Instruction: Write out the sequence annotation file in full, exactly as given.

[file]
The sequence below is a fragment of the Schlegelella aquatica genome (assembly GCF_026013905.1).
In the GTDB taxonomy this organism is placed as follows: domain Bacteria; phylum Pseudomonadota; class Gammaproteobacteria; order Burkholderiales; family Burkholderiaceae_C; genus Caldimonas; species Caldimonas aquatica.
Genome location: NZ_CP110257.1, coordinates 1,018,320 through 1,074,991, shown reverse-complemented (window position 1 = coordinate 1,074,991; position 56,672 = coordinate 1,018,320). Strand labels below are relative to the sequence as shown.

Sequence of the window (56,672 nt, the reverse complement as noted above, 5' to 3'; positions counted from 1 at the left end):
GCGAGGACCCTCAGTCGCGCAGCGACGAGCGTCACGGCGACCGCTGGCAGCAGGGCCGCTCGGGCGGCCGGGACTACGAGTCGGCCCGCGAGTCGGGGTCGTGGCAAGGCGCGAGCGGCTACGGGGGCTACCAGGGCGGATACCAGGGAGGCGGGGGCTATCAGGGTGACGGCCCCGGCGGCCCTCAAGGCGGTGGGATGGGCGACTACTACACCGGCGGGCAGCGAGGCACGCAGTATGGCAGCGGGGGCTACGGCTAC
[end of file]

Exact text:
The sequence below is a fragment of the Schlegelella aquatica genome (assembly GCF_026013905.1).
In the GTDB taxonomy this organism is placed as follows: domain Bacteria; phylum Pseudomonadota; class Gammaproteobacteria; order Burkholderiales; family Burkholderiaceae_C; genus Caldimonas; species Caldimonas aquatica.
Genome location: NZ_CP110257.1, coordinates 1,018,320 through 1,074,991, shown reverse-complemented (window position 1 = coordinate 1,074,991; position 56,672 = coordinate 1,018,320). Strand labels below are relative to the sequence as shown.

Sequence of the window (56,672 nt, the reverse complement as noted above, 5' to 3'; positions counted from 1 at the left end):
GCGAGGACCCTCAGTCGCGCAGCGACGAGCGTCACGGCGACCGCTGGCAGCAGGGCCGCTCGGGCGGCCGGGACTACGAGTCGGCCCGCGAGTCGGGGTCGTGGCAAGGCGCGAGCGGCTACGGGGGCTACCAGGGCGGATACCAGGGAGGCGGGGGCTATCAGGGTGACGGCCCCGGCGGCCCTCAAGGCGGTGGGATGGGCGACTACTACACCGGCGGGCAGCGAGGCACGCAGTATGGCAGCGGGGGCTACGGCTAC